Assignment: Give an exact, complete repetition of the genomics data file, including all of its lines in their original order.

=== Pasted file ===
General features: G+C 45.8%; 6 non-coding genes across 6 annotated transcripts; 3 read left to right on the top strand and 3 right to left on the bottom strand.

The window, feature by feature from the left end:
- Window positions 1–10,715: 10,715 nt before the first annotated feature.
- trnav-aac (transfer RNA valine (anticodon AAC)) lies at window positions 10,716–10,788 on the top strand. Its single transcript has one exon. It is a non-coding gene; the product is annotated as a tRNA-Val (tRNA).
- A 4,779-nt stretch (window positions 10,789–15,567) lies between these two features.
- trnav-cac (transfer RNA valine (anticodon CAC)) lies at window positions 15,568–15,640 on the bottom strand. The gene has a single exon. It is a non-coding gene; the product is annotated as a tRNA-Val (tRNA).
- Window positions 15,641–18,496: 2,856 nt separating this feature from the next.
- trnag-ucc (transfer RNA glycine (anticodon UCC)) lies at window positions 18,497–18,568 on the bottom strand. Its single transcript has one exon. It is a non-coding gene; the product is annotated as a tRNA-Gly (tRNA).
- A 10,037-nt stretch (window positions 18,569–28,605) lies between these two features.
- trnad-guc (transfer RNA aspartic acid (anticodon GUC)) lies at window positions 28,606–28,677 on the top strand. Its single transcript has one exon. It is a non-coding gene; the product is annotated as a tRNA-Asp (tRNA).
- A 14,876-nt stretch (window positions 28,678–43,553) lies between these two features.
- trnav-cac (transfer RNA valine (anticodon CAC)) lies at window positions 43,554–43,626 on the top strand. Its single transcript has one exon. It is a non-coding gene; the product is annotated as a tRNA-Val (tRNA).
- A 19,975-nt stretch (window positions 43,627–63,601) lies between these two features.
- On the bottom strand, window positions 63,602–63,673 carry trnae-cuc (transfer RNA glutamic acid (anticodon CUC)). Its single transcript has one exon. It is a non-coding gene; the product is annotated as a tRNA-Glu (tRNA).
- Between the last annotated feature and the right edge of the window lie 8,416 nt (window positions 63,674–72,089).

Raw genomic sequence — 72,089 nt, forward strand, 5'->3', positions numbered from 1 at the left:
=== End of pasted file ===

General features: G+C 45.8%; 6 non-coding genes across 6 annotated transcripts; 3 read left to right on the top strand and 3 right to left on the bottom strand.

The window, feature by feature from the left end:
- Window positions 1–10,715: 10,715 nt before the first annotated feature.
- trnav-aac (transfer RNA valine (anticodon AAC)) lies at window positions 10,716–10,788 on the top strand. Its single transcript has one exon. It is a non-coding gene; the product is annotated as a tRNA-Val (tRNA).
- A 4,779-nt stretch (window positions 10,789–15,567) lies between these two features.
- trnav-cac (transfer RNA valine (anticodon CAC)) lies at window positions 15,568–15,640 on the bottom strand. The gene has a single exon. It is a non-coding gene; the product is annotated as a tRNA-Val (tRNA).
- Window positions 15,641–18,496: 2,856 nt separating this feature from the next.
- trnag-ucc (transfer RNA glycine (anticodon UCC)) lies at window positions 18,497–18,568 on the bottom strand. Its single transcript has one exon. It is a non-coding gene; the product is annotated as a tRNA-Gly (tRNA).
- A 10,037-nt stretch (window positions 18,569–28,605) lies between these two features.
- trnad-guc (transfer RNA aspartic acid (anticodon GUC)) lies at window positions 28,606–28,677 on the top strand. Its single transcript has one exon. It is a non-coding gene; the product is annotated as a tRNA-Asp (tRNA).
- A 14,876-nt stretch (window positions 28,678–43,553) lies between these two features.
- trnav-cac (transfer RNA valine (anticodon CAC)) lies at window positions 43,554–43,626 on the top strand. Its single transcript has one exon. It is a non-coding gene; the product is annotated as a tRNA-Val (tRNA).
- A 19,975-nt stretch (window positions 43,627–63,601) lies between these two features.
- On the bottom strand, window positions 63,602–63,673 carry trnae-cuc (transfer RNA glutamic acid (anticodon CUC)). Its single transcript has one exon. It is a non-coding gene; the product is annotated as a tRNA-Glu (tRNA).
- Between the last annotated feature and the right edge of the window lie 8,416 nt (window positions 63,674–72,089).

Raw genomic sequence — 72,089 nt, forward strand, 5'->3', positions numbered from 1 at the left: